Cellulose in dog food: what is it for? where is that from ?

By reading dog food labels, you may have seen that they contain cellulose? What is it about ?

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Cellulose, a mandatory mention on the label

The percentage of crude cellulose is one of the mandatory information that must appear on the labels of pet food such as kibble or dog food. It is more precisely the European regulation n° 767/2009 which imposes it by fixing the analytical constituents to be registered on each label. Thus, we find the percentage of crude cellulose alongside those of crude protein, crude fat, crude ash and moisture (for foods whose water content exceeds 14%).Consult for example the products offered on the Maxizoo online store and you will see that all the labels mention the same information.

This forensic pet food analysis is based on Weende's method of acid hydrolysis followed by base hydrolysis. This method of analysis is recommended by AFNOR.

What is cellulose?

Cellulose is the main constituent of plant cell walls. Biochemically, it consists of a long chain of interconnected glucose molecules.

In kibble or dog food, cellulose is therefore provided by all ingredients of plant origin such as cereals, legumes as well as fruits and vegetables.

Crude fiber=fibre?

We often tend to equate crude cellulose with the fibers found in dog food.In reality, if cellulose is indeed part of the fiber family, it does not represent all the fibers present in its ration. Crude cellulose as it appears in the table of analytical constituents of kibble only doses part of the insoluble fiber and no soluble fiber. Thus, it does not take into account soluble fibers and badly hemicellulose and lignin, two other "families" of insoluble fibers. In other words, it is only an imperfect reflection of the insoluble fiber content of the food.

What is cellulose for dogs?

Cellulose is part of the family of complex carbohydrates not assimilated by dogs and more precisely of the class of insoluble dietary fibers. In other words, this means that the dog is not able to digest or assimilate the cellulose and that the latter does not pass through its digestive system, without providing calories to the dog.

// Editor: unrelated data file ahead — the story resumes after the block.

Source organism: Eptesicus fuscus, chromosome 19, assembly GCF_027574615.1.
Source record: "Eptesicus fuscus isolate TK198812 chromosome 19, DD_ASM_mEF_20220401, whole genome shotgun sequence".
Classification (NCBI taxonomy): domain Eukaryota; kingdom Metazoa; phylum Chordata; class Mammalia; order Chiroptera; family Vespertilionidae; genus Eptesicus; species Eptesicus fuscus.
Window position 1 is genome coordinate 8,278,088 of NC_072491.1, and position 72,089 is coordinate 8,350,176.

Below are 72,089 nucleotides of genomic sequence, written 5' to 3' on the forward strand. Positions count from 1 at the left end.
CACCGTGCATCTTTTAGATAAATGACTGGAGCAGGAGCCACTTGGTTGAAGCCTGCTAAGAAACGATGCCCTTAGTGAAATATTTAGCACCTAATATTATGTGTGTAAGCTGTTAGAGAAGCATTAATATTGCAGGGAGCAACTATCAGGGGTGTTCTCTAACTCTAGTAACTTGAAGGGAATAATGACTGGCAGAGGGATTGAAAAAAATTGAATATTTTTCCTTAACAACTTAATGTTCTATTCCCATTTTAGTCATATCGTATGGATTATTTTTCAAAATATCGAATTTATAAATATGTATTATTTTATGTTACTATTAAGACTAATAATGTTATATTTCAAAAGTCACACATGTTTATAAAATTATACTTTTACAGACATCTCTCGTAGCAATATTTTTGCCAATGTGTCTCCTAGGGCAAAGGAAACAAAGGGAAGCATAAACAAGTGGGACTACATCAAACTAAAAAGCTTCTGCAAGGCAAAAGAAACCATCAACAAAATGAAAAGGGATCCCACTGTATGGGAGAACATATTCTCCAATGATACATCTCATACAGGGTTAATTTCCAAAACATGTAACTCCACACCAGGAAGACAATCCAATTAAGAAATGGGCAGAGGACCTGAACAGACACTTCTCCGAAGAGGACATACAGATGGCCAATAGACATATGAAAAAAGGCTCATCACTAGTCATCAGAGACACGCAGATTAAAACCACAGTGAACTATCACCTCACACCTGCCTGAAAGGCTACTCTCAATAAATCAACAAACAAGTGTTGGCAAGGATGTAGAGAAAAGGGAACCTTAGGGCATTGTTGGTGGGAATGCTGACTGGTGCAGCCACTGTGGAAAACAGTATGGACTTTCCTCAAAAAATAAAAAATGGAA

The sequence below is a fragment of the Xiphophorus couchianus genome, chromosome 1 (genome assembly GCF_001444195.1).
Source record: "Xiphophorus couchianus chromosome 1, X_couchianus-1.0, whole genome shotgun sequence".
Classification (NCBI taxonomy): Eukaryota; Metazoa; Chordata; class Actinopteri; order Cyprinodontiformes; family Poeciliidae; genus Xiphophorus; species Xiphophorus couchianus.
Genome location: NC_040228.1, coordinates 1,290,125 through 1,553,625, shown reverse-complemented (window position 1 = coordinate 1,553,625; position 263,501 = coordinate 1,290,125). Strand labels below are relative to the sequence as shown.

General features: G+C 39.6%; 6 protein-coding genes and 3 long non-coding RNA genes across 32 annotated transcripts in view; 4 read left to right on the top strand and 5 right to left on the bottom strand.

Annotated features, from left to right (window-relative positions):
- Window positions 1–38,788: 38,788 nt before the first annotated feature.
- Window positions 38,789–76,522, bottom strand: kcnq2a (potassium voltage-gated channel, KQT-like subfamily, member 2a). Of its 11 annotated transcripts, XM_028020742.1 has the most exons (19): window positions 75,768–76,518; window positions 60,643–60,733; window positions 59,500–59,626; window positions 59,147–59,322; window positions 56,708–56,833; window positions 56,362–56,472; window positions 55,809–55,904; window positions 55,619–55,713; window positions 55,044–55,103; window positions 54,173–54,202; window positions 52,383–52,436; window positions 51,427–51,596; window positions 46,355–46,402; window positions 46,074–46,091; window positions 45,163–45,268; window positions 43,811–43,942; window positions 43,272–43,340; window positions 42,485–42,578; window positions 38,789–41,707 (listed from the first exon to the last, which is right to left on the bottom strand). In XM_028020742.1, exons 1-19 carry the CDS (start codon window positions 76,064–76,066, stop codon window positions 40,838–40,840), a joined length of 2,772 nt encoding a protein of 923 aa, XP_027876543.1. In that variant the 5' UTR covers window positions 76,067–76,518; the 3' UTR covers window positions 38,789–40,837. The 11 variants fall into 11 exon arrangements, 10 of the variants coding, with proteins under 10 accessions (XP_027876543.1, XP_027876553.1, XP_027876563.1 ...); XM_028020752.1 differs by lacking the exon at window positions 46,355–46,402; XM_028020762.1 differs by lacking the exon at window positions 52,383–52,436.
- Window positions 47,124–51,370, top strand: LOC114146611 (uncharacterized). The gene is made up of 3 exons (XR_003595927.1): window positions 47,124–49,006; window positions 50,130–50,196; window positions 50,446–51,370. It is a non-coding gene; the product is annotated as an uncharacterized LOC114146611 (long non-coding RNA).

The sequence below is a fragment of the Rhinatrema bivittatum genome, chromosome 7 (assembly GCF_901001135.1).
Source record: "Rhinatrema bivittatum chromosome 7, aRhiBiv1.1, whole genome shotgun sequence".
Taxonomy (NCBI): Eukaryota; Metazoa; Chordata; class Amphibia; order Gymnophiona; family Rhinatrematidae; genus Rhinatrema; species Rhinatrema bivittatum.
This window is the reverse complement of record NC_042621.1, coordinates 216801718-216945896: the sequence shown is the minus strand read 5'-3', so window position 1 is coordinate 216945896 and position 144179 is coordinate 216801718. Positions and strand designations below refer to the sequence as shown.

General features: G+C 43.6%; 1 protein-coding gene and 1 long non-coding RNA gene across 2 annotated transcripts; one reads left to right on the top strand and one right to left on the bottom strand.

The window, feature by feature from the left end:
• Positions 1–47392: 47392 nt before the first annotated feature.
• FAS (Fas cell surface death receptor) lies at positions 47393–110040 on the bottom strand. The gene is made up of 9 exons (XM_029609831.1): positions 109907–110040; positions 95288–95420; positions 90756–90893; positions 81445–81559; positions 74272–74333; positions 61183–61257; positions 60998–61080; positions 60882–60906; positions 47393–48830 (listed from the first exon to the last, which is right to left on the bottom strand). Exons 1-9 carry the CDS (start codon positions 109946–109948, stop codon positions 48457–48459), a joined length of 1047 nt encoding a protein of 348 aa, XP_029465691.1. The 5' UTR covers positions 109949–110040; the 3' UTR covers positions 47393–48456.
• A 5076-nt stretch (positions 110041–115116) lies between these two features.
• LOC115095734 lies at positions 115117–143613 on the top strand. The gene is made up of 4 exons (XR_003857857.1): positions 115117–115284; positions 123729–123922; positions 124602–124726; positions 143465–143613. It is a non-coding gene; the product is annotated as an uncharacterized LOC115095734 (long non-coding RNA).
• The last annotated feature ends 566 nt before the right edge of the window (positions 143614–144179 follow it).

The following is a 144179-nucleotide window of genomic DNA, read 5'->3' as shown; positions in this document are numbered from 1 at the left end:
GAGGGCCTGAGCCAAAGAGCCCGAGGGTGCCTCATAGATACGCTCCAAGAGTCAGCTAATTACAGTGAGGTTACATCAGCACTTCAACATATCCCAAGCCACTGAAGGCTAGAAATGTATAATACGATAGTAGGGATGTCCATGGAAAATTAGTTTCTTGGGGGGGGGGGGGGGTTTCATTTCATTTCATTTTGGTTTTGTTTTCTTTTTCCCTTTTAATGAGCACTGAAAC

We thus find the cellulose ingested by the dog as it is in its stools.

But make no mistake! Just because cellulose doesn't undergo transformation during the dog's digestive process doesn't mean it's useless. On the contrary, it plays an important role in the digestive comfort of the animal by stimulating it and promoting intestinal hygiene by participating in the renewal of the digestive mucosa.

How much crude fiber is recommended in kibble?

In terms of crude cellulose, there is not really any recommendation. The average levels found in dog food are generally between 6 and 9% and do not seem to pose any particular problem for most dogs. Nevertheless, there are individual sensitivities and it is for this reason that it is always necessary to test the tolerance of a new food by observing, in particular, the frequency and the aspect of the stools.The goal is to ensure that excess insoluble fiber does not cause inflammation of the dog's digestive system or diarrhea.

The foods richest in crude fiber are generally kibbles for sterilized or overweight dogs for which manufacturers seek to reduce the energy density. Due to their high crude fiber content, these foods may cause an increased frequency of bowel movements.

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